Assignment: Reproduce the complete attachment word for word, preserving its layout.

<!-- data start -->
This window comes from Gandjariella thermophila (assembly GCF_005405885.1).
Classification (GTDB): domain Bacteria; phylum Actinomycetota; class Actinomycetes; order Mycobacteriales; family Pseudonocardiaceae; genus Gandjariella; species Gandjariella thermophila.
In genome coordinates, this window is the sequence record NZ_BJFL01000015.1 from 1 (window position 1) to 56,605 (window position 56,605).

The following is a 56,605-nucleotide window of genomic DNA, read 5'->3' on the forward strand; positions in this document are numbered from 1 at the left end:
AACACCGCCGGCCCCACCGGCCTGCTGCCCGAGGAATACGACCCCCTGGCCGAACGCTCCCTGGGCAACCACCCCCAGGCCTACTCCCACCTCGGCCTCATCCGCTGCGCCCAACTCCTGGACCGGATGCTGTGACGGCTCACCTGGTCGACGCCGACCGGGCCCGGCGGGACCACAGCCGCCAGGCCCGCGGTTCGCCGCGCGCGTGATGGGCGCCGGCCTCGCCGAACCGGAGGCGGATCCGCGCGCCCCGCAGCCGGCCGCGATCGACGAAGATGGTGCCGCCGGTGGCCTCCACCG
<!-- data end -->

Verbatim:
This window comes from Gandjariella thermophila (assembly GCF_005405885.1).
Classification (GTDB): domain Bacteria; phylum Actinomycetota; class Actinomycetes; order Mycobacteriales; family Pseudonocardiaceae; genus Gandjariella; species Gandjariella thermophila.
In genome coordinates, this window is the sequence record NZ_BJFL01000015.1 from 1 (window position 1) to 56,605 (window position 56,605).

The following is a 56,605-nucleotide window of genomic DNA, read 5'->3' on the forward strand; positions in this document are numbered from 1 at the left end:
AACACCGCCGGCCCCACCGGCCTGCTGCCCGAGGAATACGACCCCCTGGCCGAACGCTCCCTGGGCAACCACCCCCAGGCCTACTCCCACCTCGGCCTCATCCGCTGCGCCCAACTCCTGGACCGGATGCTGTGACGGCTCACCTGGTCGACGCCGACCGGGCCCGGCGGGACCACAGCCGCCAGGCCCGCGGTTCGCCGCGCGCGTGATGGGCGCCGGCCTCGCCGAACCGGAGGCGGATCCGCGCGCCCCGCAGCCGGCCGCGATCGACGAAGATGGTGCCGCCGGTGGCCTCCACCG